Erdoğan using COVID-19 to consolidate power, columnist says
Turkey’s President Recep Tayyip Erdoğan is reframing his management of the COVID-19 coronavirus as a success and is seeking to use it to consolidate his power, an analyst writing for the Israeli newspaper Haaretz said.
Simon Waldman, an associate fellow at the Henry Jackson Society and a visiting research fellow at King's College London, said that Erdoğan was doubling down on his authoritarianism during the pandemic by suppressing his political opponents and critics.
Several journalists have been arrested in recent weeks – including Fatih Portakal, an anchor at Turkey’s Fox News, after he tweeted concerns over Erdoğan’s move to ask citizens to dip into their personal savings to contribute to the government’s coronavirus fund.
A total of 410 regular citizens have been also taken into custody for posting or sharing material about the coronavirus that contradicted the government’s line, and medical professionals have been arrested and then obliged to make public apologies for opinions that challenged those of the government. A prison amnesty bill to release one-third of all prisoners exempted political activists and journalist, while setting hardened criminals free, Waldman said.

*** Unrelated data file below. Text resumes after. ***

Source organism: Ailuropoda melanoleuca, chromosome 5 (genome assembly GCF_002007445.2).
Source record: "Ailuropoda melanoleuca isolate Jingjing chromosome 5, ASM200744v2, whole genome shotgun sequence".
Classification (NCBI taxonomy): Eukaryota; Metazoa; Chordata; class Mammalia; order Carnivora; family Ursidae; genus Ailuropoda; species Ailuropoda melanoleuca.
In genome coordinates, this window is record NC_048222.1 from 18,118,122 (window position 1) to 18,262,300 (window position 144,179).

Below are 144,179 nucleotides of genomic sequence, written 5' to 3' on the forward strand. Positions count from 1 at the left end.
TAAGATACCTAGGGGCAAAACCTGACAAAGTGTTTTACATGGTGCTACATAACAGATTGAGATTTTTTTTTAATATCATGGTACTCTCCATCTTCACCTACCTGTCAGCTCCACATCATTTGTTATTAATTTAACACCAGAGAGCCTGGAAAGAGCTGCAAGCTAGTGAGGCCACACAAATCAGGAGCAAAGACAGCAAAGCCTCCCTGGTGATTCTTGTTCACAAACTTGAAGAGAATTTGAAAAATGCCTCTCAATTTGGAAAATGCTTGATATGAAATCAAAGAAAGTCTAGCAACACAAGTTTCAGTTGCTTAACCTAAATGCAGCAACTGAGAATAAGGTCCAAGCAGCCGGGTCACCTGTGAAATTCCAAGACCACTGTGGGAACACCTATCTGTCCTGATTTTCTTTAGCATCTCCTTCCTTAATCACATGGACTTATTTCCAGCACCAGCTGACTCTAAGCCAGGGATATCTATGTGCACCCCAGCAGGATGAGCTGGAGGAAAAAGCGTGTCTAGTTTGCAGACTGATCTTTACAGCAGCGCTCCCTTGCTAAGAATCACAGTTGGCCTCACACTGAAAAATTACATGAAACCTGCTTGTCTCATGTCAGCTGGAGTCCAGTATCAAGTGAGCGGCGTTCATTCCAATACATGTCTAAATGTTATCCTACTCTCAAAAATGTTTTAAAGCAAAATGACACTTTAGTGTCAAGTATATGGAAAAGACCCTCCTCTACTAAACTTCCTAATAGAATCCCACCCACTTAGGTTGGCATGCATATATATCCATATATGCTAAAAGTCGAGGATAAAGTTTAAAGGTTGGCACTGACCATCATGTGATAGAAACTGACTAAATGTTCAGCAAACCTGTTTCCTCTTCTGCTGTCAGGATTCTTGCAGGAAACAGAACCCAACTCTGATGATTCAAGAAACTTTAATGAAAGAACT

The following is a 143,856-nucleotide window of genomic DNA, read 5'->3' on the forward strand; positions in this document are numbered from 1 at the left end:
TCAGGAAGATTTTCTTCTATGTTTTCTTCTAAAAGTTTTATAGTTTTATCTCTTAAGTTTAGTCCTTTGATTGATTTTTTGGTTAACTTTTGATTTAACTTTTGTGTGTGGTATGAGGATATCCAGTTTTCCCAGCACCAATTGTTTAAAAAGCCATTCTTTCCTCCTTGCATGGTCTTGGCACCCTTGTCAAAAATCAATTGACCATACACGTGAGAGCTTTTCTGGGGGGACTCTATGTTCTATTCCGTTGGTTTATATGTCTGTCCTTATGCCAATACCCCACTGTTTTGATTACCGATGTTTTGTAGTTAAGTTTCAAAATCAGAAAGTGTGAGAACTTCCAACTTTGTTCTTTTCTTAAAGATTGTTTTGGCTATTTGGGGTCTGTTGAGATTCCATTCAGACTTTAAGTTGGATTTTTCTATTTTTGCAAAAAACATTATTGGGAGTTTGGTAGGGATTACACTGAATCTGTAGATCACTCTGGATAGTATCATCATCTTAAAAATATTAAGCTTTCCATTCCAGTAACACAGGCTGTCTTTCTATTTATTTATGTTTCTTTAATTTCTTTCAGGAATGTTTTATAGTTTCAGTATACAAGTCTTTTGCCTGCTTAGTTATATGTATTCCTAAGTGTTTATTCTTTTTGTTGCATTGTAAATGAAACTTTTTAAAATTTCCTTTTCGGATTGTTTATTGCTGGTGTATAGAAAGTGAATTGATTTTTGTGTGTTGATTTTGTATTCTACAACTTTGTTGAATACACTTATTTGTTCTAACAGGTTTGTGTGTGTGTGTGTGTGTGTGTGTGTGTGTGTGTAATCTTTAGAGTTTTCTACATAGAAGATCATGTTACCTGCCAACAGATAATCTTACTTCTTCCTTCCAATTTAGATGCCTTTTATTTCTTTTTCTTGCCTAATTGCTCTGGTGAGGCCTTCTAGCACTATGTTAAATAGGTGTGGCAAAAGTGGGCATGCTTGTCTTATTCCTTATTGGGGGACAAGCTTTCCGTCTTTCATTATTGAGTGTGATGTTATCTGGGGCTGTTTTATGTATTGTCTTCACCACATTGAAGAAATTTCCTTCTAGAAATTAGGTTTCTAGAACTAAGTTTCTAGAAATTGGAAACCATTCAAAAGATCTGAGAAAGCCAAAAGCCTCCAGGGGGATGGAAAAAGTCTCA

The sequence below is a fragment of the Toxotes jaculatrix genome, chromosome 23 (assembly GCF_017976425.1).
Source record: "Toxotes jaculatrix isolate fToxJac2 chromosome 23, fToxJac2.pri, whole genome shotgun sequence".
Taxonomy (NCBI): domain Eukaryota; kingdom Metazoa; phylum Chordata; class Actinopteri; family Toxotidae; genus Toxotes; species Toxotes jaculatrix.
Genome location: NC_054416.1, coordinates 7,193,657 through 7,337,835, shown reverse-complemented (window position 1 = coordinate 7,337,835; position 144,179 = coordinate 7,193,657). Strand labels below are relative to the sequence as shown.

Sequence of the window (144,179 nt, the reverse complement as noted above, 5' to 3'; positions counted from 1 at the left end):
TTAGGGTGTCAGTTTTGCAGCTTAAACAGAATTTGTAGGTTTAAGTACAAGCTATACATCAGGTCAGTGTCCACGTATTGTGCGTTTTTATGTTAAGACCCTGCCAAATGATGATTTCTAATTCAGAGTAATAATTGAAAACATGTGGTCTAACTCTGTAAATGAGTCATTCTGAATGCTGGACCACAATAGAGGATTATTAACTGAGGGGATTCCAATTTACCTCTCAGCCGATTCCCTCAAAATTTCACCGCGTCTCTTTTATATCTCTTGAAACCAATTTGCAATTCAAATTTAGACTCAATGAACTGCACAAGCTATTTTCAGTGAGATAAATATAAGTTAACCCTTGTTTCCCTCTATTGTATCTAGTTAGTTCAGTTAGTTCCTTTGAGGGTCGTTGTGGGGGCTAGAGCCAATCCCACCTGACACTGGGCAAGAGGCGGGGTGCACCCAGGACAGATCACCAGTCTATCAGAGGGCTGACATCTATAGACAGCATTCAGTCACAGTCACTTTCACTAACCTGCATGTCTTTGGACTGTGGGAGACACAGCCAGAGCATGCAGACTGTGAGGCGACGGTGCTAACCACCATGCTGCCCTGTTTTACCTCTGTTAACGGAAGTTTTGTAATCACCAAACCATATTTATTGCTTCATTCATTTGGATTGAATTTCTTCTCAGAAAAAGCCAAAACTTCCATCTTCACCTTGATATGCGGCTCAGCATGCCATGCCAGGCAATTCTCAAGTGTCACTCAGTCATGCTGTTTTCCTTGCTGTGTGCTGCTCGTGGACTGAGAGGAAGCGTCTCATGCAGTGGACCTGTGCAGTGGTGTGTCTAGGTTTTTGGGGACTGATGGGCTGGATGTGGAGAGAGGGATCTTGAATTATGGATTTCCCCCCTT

Although the next general election is not scheduled until 2023, Erdoğan is aware that much of his future electoral success will rest on the way he deals with the COVID-19 crisis, the analyst said. Turkey now has the seventh largest number of infections in the world.
The authorities have also prevented opposition-controlled municipalities from organising fundraising campaigns, as the government wants to take all the credit for alleviating any hardship caused by the coronavirus, said Waldman.
“When the coronavirus finally recedes and Turks break their isolation to face the economic consequences of the global pandemic, it is almost inevitable that President Erdoğan and his ruling AKP will utilise the state’s coercive powers to suppress critical voices while exploiting the subdued media to present themselves as the country’s saviours, thus providing yet another example for other authoritarians to follow,” Waldman said.